Mark Rustad has a thing for history inside his office at Intel. The big boy in the first photo is a Control Data 808 drive, which no doubt many of you remember from back in the day.
The photo above and to the left of the large platter shows an assortment of platters, down to 5.25". This platter is the same as the second to the largest in that image. The largest in that image is from a Control Data 6603.
To the right of the large platter are an assortment of platters, drives and heads. The stack of drives, from bottom to top are: CDC Wren IV SCSI 5.25" full-height drive (~300 MB), Fujitsu 3.5" SCSI half-height drive (unknown capacity), Seagate Cheetah 3.5" third-height Ultra SCSI 15k drive (18 GB), IBM 2.5" SCSI (240MB), Seagate ST1 1" (4GB)
In the picture below, Mark writes:
Going left-to-right in the back row:
- IBM PC XT Technical Reference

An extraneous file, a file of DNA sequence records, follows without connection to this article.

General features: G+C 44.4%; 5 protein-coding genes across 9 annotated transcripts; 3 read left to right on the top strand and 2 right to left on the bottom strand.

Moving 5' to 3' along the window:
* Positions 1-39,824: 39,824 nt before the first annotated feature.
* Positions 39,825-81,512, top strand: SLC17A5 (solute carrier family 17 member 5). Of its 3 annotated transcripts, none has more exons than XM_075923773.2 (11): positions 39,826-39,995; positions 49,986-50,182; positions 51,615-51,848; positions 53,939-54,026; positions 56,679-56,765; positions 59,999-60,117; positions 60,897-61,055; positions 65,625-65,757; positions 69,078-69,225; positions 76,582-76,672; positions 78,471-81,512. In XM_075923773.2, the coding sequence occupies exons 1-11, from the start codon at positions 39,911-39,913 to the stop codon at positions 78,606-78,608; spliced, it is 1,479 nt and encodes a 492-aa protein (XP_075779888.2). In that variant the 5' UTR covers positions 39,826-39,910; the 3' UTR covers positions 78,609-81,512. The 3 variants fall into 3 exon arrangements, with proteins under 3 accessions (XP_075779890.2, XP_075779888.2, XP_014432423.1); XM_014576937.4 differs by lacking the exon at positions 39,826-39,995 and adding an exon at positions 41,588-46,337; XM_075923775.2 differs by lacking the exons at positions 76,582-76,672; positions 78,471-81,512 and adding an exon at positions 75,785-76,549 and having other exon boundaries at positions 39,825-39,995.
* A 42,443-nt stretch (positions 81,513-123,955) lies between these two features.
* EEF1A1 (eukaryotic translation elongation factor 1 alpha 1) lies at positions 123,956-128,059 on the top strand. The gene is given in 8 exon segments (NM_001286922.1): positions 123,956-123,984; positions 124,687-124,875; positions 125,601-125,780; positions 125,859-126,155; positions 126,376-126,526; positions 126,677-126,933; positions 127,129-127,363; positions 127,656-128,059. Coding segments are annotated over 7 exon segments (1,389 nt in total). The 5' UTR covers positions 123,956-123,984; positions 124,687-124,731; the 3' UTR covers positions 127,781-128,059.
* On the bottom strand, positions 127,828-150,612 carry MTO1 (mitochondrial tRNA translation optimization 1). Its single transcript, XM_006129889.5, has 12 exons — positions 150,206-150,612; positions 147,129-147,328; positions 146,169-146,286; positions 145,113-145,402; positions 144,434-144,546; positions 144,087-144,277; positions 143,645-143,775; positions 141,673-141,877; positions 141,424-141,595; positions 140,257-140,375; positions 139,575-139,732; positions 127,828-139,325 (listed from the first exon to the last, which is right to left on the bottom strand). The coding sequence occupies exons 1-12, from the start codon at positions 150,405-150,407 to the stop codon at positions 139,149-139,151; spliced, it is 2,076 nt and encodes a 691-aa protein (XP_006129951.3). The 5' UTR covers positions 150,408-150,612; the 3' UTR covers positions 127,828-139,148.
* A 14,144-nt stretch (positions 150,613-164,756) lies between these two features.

- Intel 286 Programmer's Reference Manual
- Control Data Cyber 73 4kx12 core module, (with the orange label hanging on its front)
- In front of that a 7600 core module
- In front of that the core stack (1k x 12 I think) from within the 7600 module;The large black box in the center holds a Cray X-MP module
- With a board from the Illiac II holding up the cover on the left
- With another Illiac board holding up the cover on the right
- To the right of that a module from a Control Data 720 (blue front)
- To the right of that is a module from a Control Data Cyber 73
- Right rear is a memory module from an air-cooled ETA machine
- In front of that is a single 4k-bit core plane as found within the Cyber 73 module
- In front of that is a 3Com Ethernet transceiver
- The front row of modules are an assortment of old Control Data logic modules. The one directly in front of the Cray module is from a Control Data 1604 that has 6 (count 'em, 6) germanium transistors.
Mark concludes: "That is a lot of oddities for one little cube. I guess there is just one more reflected in the platter. :-)"